Love makes its tables long – so more people know that they belong.
Love tears down its gates – and lays out more plates.
Love uses its privilege – to shield others from pain.
Love reaches out to the neighbors most different – to be part of writing a different, better story.
This is not the time to think these are passing words – this is a pressing imperative. This is the time for the heroes to rise up and literally do one thing in the neighborhood that we wish we could do in the Thousand Oaks neighborhood. This is a call to action – a call to our own honoring Sgt. Ron Helus who ran toward the crisis – and make no mistake this is a time of crisis.
We may be neighbors who do not agree about elections or politicians or immigration or gun control but love is a roof that invites in those who think differently to our table, to break bread, to break down stereotypes, to listen to different perspectives, to pass around the bowls, and pass down kindness and respect and grace.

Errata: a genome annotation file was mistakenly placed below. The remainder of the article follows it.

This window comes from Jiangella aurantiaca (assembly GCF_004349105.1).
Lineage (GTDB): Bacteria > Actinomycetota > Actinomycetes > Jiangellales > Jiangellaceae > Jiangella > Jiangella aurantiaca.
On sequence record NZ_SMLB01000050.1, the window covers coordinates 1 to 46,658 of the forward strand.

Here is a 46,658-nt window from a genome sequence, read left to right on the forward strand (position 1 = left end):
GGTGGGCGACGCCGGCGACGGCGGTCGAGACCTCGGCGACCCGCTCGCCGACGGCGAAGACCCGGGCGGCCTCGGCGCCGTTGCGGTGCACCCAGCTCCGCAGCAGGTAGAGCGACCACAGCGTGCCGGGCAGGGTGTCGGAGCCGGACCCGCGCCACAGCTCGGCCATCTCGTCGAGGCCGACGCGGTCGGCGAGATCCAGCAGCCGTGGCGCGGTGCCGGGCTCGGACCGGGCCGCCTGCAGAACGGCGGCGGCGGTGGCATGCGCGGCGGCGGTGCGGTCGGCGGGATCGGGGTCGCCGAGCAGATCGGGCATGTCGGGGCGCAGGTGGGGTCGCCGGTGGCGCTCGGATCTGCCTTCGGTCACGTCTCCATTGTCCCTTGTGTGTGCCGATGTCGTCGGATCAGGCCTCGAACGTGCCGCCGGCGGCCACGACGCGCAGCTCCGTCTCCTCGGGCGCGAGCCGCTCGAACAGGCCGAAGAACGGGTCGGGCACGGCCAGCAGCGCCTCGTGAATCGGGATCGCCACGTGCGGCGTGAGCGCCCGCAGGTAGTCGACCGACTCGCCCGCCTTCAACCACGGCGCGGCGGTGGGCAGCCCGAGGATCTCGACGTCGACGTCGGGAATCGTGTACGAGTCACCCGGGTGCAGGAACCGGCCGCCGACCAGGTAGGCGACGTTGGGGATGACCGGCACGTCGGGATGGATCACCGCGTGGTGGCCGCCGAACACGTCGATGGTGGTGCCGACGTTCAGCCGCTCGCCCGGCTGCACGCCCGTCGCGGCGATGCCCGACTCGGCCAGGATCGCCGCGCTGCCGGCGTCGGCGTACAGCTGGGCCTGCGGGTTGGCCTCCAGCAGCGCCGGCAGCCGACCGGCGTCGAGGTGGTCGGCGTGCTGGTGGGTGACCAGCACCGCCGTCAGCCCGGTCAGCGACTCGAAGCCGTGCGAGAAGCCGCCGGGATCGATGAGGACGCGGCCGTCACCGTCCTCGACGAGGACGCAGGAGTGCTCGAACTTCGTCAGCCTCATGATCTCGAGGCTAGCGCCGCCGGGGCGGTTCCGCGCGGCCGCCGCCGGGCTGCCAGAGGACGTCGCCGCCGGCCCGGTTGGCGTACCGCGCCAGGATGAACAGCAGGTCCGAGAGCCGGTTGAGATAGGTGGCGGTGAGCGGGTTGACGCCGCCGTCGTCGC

And it begins right in our neighborhoods, right under our own roofs:
When we sit at each other’s tables, we listen and begin to understand each other – and find common ground to stand for each other.
Sean Adler and Sgt. Ron Helus gave us all the sheet music of hope for change for our neighborhoods, for our times:
Only when you’re making your interests about the interests of the other, are you rightly investing your life.
Because Helus knew it, right to his last brave breath: It’s our fears that needs to be evicted, it’s the mentality of us against them that needs to move out, it’s the idea that it’s just all of us out for our own interests that desperately needs to be kicked out of the neighborhood.
It could be the refrain under all of our roofs: Live your life so that your love of the different and the vulnerable and the marginalized neighbor getting the best chance to live their one beautiful life beats the very loudest in your heart.
And then maybe the music could rise again, raise a bit of the roof – and we could serve pie to the neighbors and dance all again, out in our welcoming streets.